Tony Doyle - Weekend Warrior at The Civic

By Leopold Herter

Making a comedy about a serious topic is never easy, especially not when it is based on your own past.

However, Citywest native Tony Doyle wrote about his alcohol-related past in a serious but funny way, inspired by happenings that affected him in his mid-20s.

Weekend Warrior compressor

Tony Doyle in Weekend Warriors

Now, he is confident enough to perform his play ‘Weekend Warrior’ which will come to The Civic for four performances from Thursday, January 2 to Sunday, January 5.

Starting to act at the age of 21, Tony was a student at Inchicore College for two years and participated in a course at Bow Street, where he took some advanced and practical screen-acting courses for one year.

 

His play ‘Weekend Warrior’ was already performed in Bray and in the Dublin Fringe Festival, which marked more than 30,000 visitors. In his play, the former St Mark’s student plays Wayne, who not just drinks, but gets into fights as well until sorting out what he wants to do with his life.

When talking to The Echo, Tony tells us about his upcoming play, decisions he made and his experiences of being part of various big productions.

What inspired you to write ‘Weekend Warrior’?

It is based on my expierence and of others  in our mid-20s. We were drinking a lot – I stopped two years ago because I just felt like it was holding me back professionally and personally.

That does sound like a serious decision.

Yeah, it is. Especially in this country.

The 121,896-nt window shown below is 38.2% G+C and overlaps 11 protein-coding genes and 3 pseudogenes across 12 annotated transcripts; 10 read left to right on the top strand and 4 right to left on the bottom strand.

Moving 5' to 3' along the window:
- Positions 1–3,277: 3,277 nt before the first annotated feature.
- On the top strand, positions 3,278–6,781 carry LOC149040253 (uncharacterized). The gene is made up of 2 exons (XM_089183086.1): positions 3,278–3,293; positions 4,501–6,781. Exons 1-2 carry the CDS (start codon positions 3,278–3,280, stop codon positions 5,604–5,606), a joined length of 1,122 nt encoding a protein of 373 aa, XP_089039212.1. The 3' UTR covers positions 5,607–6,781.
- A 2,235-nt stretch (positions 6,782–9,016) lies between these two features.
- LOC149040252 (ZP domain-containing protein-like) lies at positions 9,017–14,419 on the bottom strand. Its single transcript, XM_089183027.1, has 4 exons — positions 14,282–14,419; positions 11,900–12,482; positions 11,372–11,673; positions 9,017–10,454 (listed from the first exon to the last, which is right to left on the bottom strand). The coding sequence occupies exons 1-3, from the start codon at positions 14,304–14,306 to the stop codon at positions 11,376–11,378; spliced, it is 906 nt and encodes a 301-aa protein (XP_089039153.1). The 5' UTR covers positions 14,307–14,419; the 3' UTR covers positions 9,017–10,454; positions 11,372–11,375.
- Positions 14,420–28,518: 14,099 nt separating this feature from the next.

At which point did you decide to write about this serious topic?

I first got the idea for the play when someone I knew went into rehab 4 years ago. He wasn’t a stereotypical alcoholic – his relationship with alcohol was far more relatable in the sense he was just a crazy binge drinker, as was I.

What is the message behind the play?

The message of the play is that there’s always hope for a brighter future.

How does it feel to perform on stage again after being a part of various movie productions?

It feels great being back on stage. It reminds me of boxing, all that nervous energy. It’s amazing, I love the buzz of live theatre.

Some of the titles you were part of were really big. How did you come to work to with such a big actress like Salma Hayek in ‘11th Hour’?

Jim Sheridan [director/producer] came into Bow Street workshop and cast his short film 11th Hour based in a bar in NY on 9/11. It was based on true events and I was cast as the lead character, a fireman, opposite Salma Hayek who was a barmaid.

You also appeared in the film adaptation of ‘Dublin Old School’ written by Emmet Kirwan from Springfield. What was it like to work with him?

It was great to work with Emmet. I can identify myself with him. He writes well and is from Tallaght. It was a privilege to work with him.

What can people expect from the show?

They can expect a dark comedy with issues affecting young people in today’s society. Even though it looks like a serious topic there is a lot of comedy in it.

For the upcoming year Tony plans plays for Galway, Drogheda and ‘hopefully’ Edinburgh, which would be his first live performance outside of Ireland.

Tickets for  the opening show in The Civic on Thursday, January 2 and for the matinee on Sunday, January 5 costs €12.

Tickets for Friday, January 3 and Saturday, January 4 cost €16 (€14 with concession).

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